Excerpt from a review, “Norman Mailer Ponders Picasso,” Wilkes-Barre Times-Leader, 11-5-95.
Norman Mailer is not simply a novelist. He is also a talented biographer. While he might protest this identification, it is indisputable that writing about brilliant, tortured, divided historical figures wrestling with their destiny at the crossroads of identity has been one of the defining passions of his writing career, beginning with The Naked and the Dead in 1948. Of his twenty-nine major books, only eight are novels, but he has written biographical studies of Muhammad Ali, Marilyn Monroe, D. H. Lawrence, Gary Gilmore, Henry Miller, Richard Nixon, John F. Kennedy, Jacqueline Kennedy, Lee Harvey Oswald and several others.
Mailer shares with Shakespeare the belief that inherited ability and character are reshaped by will, daring, extraordinary effort and—most important—choice. Circumstance is secondary, a mere scaffolding or framework for bold ventures. The thesis of this “interpretive biography,” which covers the first third of Picasso’s life, is that he was a self-created artist who “gambled on his ability to reach into mysteries of existence that no one else had perceived.” Without referring to himself, Mailer uses his own 50 years of artistic success, failure and experimentation to measure Picasso’s career from birth. . . . Mailer’s roller coaster career, while certainly different than Picasso’s, parallels the painter’s in several important ways. Both artists became celebrated in their 20s, suffered various personal and artistic reverses in their 30s, had a number of wives and lovers, and became internationally famous before reaching middle age. . . . Mailer’s interpretation of Picasso’s life vibrates with fellow feeling. Picasso was “doomed,” he says, “to relive his obsessions through all ninety-one years of his life,” and to continue to paint until the end “as if work itself could hold death off.” Mailer at 72 is still writing furiously.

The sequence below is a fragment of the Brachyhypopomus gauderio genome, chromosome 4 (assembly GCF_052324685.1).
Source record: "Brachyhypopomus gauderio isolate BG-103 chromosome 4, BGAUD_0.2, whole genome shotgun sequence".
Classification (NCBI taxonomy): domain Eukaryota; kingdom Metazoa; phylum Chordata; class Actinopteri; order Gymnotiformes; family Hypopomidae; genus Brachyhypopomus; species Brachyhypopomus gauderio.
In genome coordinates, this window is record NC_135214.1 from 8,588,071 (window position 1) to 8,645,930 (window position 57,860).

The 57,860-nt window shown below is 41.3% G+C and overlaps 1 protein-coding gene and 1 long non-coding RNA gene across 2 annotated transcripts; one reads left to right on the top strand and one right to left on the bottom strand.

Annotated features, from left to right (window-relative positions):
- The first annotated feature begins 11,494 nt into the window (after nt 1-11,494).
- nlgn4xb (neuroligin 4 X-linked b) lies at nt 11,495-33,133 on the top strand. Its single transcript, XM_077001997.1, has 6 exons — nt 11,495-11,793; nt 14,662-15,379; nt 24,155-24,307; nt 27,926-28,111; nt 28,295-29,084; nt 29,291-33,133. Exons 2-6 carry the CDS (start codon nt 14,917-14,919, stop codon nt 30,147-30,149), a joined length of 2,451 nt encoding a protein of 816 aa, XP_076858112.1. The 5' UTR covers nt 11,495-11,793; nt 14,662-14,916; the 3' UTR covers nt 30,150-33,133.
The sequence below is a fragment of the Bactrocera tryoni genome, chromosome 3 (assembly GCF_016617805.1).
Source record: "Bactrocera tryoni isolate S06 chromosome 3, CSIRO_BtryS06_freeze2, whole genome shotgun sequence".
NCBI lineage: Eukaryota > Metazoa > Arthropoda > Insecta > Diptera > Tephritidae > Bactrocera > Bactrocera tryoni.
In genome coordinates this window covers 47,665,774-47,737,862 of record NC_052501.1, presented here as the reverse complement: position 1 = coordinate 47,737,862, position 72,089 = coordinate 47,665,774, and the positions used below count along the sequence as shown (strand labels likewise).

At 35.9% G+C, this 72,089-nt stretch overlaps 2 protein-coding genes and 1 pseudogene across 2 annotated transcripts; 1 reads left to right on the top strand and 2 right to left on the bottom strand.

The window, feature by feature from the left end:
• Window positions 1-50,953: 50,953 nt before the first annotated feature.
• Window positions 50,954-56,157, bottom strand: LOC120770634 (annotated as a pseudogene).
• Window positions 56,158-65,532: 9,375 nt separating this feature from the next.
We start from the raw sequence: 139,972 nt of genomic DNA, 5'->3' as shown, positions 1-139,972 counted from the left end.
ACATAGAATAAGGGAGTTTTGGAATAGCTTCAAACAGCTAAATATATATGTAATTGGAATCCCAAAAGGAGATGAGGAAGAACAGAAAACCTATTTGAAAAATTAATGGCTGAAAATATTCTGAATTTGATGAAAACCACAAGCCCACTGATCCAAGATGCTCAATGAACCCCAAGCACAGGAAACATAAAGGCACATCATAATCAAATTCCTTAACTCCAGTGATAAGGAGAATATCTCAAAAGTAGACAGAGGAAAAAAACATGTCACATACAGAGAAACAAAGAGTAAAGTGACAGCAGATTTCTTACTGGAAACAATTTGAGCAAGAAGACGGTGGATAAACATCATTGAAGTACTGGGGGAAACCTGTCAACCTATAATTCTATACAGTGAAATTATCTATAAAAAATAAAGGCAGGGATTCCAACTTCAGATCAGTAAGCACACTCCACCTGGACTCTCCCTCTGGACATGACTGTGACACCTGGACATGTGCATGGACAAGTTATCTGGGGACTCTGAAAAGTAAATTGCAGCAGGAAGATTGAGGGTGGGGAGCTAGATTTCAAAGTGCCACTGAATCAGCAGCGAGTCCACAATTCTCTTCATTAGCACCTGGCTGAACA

This comradely biography is a brilliant investigation of the spiral of Picasso’s life and art. It gives a richer sense of the mysteries of this double helix than the more exhaustive biographies available. Set a thief to catch a thief.